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I have an HS22 blade configured with two 600GB 10K 6Gbps SAS drives configured in RAID1 using the onboard LSI Logic controller. Running on it is VMWare ESXi 4.0u2, and on top of that are a couple VMs. (Yes, I'm aware that we should be providing storage via SAN, but this was a budgetary constraint) I'm seeing poor read/write performance

  • Host A: RHEL 5.5, 8GB RAM, 2 vCPUs
  • Host B: CentOS 5.5, 1GB RAM, 2 vCPUs

Both kernels are configured to boot with elevator=noop

Result of ~8GB dd on Host A to a 350GB thin-provisioned disk, ext3 formatted:

# dd if=/dev/zero of=fullram bs=1K count=8388608
8388608+0 records in
8388608+0 records out
8589934592 bytes (8.6 GB) copied, 467.934 seconds, 18.4 MB/s

The maximum write performance I've seen is ~30MB/s (monitored through vSphere client)

Result of ~8GB dd on Host B to a 40GB thin-provisioned disk, ext3 formatted:

# dd if=/dev/zero of=fullram bs=1K count=8388608      
8388608+0 records in
8388608+0 records out
8589934592 bytes (8.6 GB) copied, 478.192 seconds, 18.0 MB/s

The maximum write performance I've seen for this VM however is about 50MB/s (monitored through vSphere client)

I've tested read performance on Host A in the following way:

  1. dd a 1GB file
  2. dd a second file to the same size as RAM (8GB)
  3. Read the 1GB file with dd

Result was:

# dd if=testfile of=/dev/null bs=1K
2097152+0 records in
2097152+0 records out
2147483648 bytes (2.1 GB) copied, 190.255 seconds, 11.3 MB/s

I'm at a loss for what could be causing this issue

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2 Answers 2

up vote 3 down vote accepted

Seriously - what do you expect? 19k SAS drives are not exactly stelar in perforamnce and you put up a LOT of stuff onto one blade. Get a storage blade or a SAN behind it.

To give you a comparison - I run a dual Opteron Hyper-V server with 64gb RAM.... Using Velociraptors 10k RPM drives 300gb earch (roughly -comparable to your discs - lets sqay a little slower).

But I use 6, soon 8 of those to get the IOPS budget I need for that server, and db intensive stuff (a database) uses ANOTHER 86 discs in RAID 10 mode.

Basically a RAID 1 is physically limited. You will need to put in a lot more discs, and blades are NOT well suited for that, unless your blade can get what IBM calls storage blades (basically a blade with just discs, no processor, but quite some of them).

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1  
I don't think 2 VMs with 2 vCPUs each, allocated 9GB RAM on a blade that's 2x6 core (12 physical cores, 24 logical cores) with 70GB RAM is "a LOT". I didn't expect stellar disk performance, but I expected better than 18MB/s. We're waiting on the DC PSU DS3500 to come out (Q12011) before we can get a SAN behind it, so we needed an "in the meantime" solution. –  brent Oct 22 '10 at 17:46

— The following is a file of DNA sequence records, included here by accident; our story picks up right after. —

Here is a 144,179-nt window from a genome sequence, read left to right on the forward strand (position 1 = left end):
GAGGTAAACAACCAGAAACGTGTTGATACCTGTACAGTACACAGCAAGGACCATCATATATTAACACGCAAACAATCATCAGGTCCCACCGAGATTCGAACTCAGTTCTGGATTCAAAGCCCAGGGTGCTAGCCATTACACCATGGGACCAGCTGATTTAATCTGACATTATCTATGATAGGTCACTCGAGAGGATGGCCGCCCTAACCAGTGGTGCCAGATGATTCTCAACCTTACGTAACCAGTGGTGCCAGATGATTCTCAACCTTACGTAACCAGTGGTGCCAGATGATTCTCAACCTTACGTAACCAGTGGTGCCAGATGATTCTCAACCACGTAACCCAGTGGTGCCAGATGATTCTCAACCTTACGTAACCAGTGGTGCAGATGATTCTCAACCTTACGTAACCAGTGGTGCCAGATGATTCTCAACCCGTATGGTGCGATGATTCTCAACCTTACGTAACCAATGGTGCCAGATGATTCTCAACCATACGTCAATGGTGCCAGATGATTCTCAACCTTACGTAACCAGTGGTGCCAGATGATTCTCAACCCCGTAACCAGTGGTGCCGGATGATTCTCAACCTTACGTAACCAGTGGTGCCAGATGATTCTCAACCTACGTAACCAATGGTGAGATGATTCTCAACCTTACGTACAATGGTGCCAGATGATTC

@TomTom - The question isn't about whether the kit he has CAN give him the performance he WANTS, it's about whether the kit he has IS giving him the performance is SHOULD. A R1 pair of modern 10k's on an otherwise quiet raw linux box should be able to give at least 30-40MBps on sequential writes, he's not getting that. –  Chopper3 Oct 22 '10 at 17:49
    
it is a LOT for the - sorry - piss pure disc layout. Turn whatever you want, but you only have a RAID 1 here of a 10k disc - make the calculation of your IOPS budget yourself. This is a piss poor dubget for any virtualization. AT LEAST get a storage blade (39R7563, "Expansion blade"). Using 2 discs in a RAID 10 just will not give you the budget you need. You run a LOT of IO compared to what is a glorified home computer disc subsystem at the moment. –  TomTom Oct 22 '10 at 17:51
    
@Chopper: Sort of agree, could be a driver problem for the raid controller. But sequential write performance is exactly one thing in virtualization: a totally (!) useless number anyway, because multiple VMs always interfere with the sequential access. –  TomTom Oct 22 '10 at 17:52
    
Not always, what if one VM never touches the disk while the other does nothing but? I know it could be a driver thing, @brent - have you applied all patches? but the dude's using thin disks, they're slower, period - you need to test both to compare first. –  Chopper3 Oct 22 '10 at 18:04

Thin is slower, have you tried thick for comparison?

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From my testing there seems to be a slight performance increase, about 20MB/s write. –  brent Oct 22 '10 at 18:08
    
hmmm...here's a thought - if you can, try ripping out one of the disks - the controller won't be trying to mirror the data, see if that makes a difference, you can plug it back in for a rebuild right after. I've got lots of very similarly-spec'ed HP blades that I can try this on next week if you like, they're FC-connected usually but I could recreate the local datastore for a test. –  Chopper3 Oct 22 '10 at 18:22
    
I believe there's some outstanding firmware fixes that I'll apply before I get into it any further. Do you know what SAS controller your blades have? The HS22s are LSI 1064e –  brent Oct 22 '10 at 19:05
    
it's called a HP P410i but I don't know who actually makes it sorry –  Chopper3 Oct 22 '10 at 19:57

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